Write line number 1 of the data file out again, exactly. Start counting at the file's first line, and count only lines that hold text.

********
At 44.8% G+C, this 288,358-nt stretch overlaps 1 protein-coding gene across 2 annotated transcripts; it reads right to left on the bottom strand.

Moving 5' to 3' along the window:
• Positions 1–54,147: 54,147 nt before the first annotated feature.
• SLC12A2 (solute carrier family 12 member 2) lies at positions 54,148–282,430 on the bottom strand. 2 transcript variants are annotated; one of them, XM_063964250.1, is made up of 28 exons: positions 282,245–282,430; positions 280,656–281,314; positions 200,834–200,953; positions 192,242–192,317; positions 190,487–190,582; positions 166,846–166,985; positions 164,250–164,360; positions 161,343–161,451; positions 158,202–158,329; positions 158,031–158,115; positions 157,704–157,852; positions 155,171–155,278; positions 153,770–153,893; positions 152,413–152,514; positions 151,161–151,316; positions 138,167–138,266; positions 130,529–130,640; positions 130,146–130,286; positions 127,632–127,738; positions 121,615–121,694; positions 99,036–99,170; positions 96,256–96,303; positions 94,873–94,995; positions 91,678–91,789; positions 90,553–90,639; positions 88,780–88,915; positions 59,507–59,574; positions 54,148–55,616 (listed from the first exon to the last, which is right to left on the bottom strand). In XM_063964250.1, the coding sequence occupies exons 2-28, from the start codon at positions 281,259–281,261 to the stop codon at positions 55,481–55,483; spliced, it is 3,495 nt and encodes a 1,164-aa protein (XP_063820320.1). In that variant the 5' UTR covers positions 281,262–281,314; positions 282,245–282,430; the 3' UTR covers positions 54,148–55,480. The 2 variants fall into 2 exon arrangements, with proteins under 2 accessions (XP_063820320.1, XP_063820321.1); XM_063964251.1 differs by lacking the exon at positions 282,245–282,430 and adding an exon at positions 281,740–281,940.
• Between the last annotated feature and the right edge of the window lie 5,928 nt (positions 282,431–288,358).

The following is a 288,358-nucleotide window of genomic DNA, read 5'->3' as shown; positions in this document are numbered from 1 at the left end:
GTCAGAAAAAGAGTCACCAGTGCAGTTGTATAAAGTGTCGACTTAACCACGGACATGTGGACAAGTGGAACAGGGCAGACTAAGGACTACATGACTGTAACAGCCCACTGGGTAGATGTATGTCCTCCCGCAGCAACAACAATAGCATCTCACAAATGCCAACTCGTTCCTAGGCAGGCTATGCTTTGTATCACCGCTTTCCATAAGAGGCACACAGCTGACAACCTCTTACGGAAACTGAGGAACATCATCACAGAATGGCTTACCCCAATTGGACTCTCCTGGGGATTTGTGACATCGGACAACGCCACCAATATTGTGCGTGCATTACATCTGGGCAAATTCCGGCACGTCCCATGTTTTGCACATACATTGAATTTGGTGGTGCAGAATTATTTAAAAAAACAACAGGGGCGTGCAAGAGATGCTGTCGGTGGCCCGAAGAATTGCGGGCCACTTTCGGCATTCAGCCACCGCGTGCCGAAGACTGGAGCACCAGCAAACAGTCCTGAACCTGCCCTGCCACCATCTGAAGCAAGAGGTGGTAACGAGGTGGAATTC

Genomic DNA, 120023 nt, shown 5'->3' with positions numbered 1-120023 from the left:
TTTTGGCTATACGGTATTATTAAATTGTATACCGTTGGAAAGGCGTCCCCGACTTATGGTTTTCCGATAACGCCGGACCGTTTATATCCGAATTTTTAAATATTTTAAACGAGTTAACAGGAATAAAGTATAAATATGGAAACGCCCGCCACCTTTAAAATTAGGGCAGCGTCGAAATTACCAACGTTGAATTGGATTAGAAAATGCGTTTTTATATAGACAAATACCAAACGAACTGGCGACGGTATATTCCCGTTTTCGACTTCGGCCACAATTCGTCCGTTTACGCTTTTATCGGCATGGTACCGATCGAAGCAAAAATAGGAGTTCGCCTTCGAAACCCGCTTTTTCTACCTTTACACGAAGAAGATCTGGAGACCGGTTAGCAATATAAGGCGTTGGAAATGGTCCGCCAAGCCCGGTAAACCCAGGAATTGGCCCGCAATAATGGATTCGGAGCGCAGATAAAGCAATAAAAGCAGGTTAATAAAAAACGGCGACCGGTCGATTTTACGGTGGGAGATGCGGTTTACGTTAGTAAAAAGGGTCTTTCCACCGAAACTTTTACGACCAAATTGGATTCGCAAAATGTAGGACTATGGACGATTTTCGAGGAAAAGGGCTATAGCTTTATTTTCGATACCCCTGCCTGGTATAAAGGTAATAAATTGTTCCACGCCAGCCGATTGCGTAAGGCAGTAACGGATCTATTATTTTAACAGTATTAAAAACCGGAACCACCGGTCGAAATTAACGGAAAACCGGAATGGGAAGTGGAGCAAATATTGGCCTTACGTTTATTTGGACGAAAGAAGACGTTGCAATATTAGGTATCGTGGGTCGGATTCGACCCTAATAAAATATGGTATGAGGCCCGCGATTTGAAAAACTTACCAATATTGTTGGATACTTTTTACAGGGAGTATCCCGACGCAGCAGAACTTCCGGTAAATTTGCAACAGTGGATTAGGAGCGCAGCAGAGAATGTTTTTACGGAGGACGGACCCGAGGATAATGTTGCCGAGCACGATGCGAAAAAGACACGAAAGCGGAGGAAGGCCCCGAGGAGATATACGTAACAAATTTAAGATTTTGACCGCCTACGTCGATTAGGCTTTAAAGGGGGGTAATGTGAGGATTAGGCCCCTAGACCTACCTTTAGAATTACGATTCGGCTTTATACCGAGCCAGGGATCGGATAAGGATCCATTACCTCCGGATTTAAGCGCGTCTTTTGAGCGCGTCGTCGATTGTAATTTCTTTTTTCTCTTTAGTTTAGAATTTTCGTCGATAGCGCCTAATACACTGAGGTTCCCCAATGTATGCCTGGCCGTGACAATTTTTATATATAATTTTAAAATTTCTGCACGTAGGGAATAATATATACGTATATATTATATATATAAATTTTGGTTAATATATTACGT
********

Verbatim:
At 44.8% G+C, this 288,358-nt stretch overlaps 1 protein-coding gene across 2 annotated transcripts; it reads right to left on the bottom strand.